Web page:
Climate in the Age of Empire: Weather Observers in Colonial Canada

– Review by Richard Leduc, Ph.D., AirMet Science Inc., rleduc@airmetscience.com –

By Victoria C. Slonosky, Published by the American Meteorological Society, paperback, 288 pages, ISBN 9781944970208, $45.00

The material in this book is abundant. I have read many sections of the book and each is very detailed and contains many anecdotes, facts, and examples that supplement the topics covered and are tied to historical facts. Dr. J. F. Gaultier’s contribution to the early days of the colony is impressive, and Slonosky’s book shines in highlighting it, and the contribution of Smallwood, McCord and many others. The author also introduces the issue of climate change that preoccupied these pioneers,

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Verner Suomi – The life and work of the founder of satellite meteorology

– Review by Lewis Poulin –

By John M. Lewis, Published by the American Meteorological Society, paperback, 168 pages, ISBN 9781944970222, $30.00 (USD)

– “Processing satellite data is like taking a drink from a fire hose” – Verner Suomi –

I was looking forward to doing this review. I love biographies and I’m working now with GOES-16/17 data which has been made possible by Verner Suomi’s early work in satellite meteorology.

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Women in Meteorology in Canada: The Early Days

– By Rebecca Milo –

In 2017, the Canadian Meteorological and Oceanographic Society (CMOS) celebrated its 50th anniversary. Spurred by that, CMOS decided to look back at the early days of women in meteorology. Their history is tied to the advancement of women in the workforce and their achievement of equal status in the workplace. With regard to gender equality in general, it was only the 1929 decision of the Judicial Council of Britain’s Privy Council, Canada’s highest court at the time, when women were legally recognized as “persons” under British common law.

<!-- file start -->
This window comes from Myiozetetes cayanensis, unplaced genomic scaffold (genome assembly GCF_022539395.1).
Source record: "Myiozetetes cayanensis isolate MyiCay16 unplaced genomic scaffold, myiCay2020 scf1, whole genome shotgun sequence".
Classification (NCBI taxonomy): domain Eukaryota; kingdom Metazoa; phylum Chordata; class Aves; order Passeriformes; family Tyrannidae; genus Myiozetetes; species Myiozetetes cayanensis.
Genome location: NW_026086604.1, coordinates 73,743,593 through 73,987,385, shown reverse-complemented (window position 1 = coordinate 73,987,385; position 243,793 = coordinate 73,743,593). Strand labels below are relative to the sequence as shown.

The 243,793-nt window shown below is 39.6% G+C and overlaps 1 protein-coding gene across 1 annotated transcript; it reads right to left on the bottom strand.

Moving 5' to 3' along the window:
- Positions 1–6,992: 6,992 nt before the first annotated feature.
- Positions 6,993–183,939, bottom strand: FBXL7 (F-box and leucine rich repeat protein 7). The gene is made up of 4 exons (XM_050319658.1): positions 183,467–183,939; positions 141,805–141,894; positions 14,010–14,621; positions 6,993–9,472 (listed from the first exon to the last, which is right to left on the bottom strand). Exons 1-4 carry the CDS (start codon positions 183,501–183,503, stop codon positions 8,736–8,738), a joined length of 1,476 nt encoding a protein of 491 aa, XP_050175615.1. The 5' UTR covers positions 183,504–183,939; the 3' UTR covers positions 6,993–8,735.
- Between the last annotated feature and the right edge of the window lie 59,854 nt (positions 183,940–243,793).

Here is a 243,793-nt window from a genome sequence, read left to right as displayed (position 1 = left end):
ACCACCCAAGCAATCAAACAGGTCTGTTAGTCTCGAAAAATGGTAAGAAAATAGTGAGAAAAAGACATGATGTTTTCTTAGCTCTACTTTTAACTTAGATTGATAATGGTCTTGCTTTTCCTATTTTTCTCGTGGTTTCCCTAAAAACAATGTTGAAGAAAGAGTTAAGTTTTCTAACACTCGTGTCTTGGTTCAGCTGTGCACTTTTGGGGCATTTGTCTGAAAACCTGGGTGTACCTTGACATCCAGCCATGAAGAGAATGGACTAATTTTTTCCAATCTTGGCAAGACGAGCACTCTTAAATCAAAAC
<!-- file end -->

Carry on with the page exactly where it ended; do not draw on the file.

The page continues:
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Changing of the Guard: Paul Kushner Hands CMOS Presidency Over to Kimberly Strong

Message from the Outgoing President, Paul Kushner:

It’s hard to believe that my time as CMOS President is coming so quickly to a close and that these will be my final ‘Words’ to this great community. Thank you for entrusting me with this leadership role and for all the support I’ve received from CMOS’s staff, Executive, Council and volunteers. Your dedication makes leadership of this Society truly rewarding.

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The Ice at the End of the World

– Review by Phil Chadwick, Meteorologist and Eco-Artist –

By Jon Gertner, Published by Penguin Random House, Hardcover, 448 pages, ISBN 9780812996623, $28.00 (USD)

You can’t make this stuff up! In fact, hard data and science might be the best things to really believe. “The Ice at the End of the World” is a terrific read. Historians and scientists, as well as anyone concerned about the future of the planet, would find this book fascinating.

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Message from the CMOS President for April 2019: Building Resilience to Climate Change, with Grace under Pressure

– By Paul Kushner, Professor, Department of Physics, University of Toronto and CMOS President –

The warnings started in mid April: a deep and rapidly melting central/eastern Canadian snowpack and many days of intensive rain were set to bring unprecedented flooding to riverfront communities across Ontario, Quebec, and New Brunswick. Ottawa River water levels smashed previous records set during the flooding in spring of 2017.

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Photo shows a smiliing Bob Kochtubajda, caucasian man, balding with glasses, for his article on the 2014 wildfire season in the NWT

Extreme 2014 wildfire season in the Northwest Territories

– By Bob Kochtubajda1, Ron Stewart2, Mike Flannigan3, Barrie Bonsal1, Charles Cuell4, and Curtis Mooney1

1. Environment and Climate Change Canada; 2. University of Manitoba, Winnipeg, MB; 3. University of Alberta, Edmonton, AB; 4. CHMR Climate Resilience Consulting, Kaslo, BC.

Media reports around the world have highlighted the extreme and unprecedented nature of wildfires in recent years (e.g. Chile 2017, Portugal 2017, Greece 2018, California 2017 and 2018). In Canada, the 2016 Fort McMurray wildfire was the third largest in Alberta’s history and became the costliest natural disaster in Canadian history,

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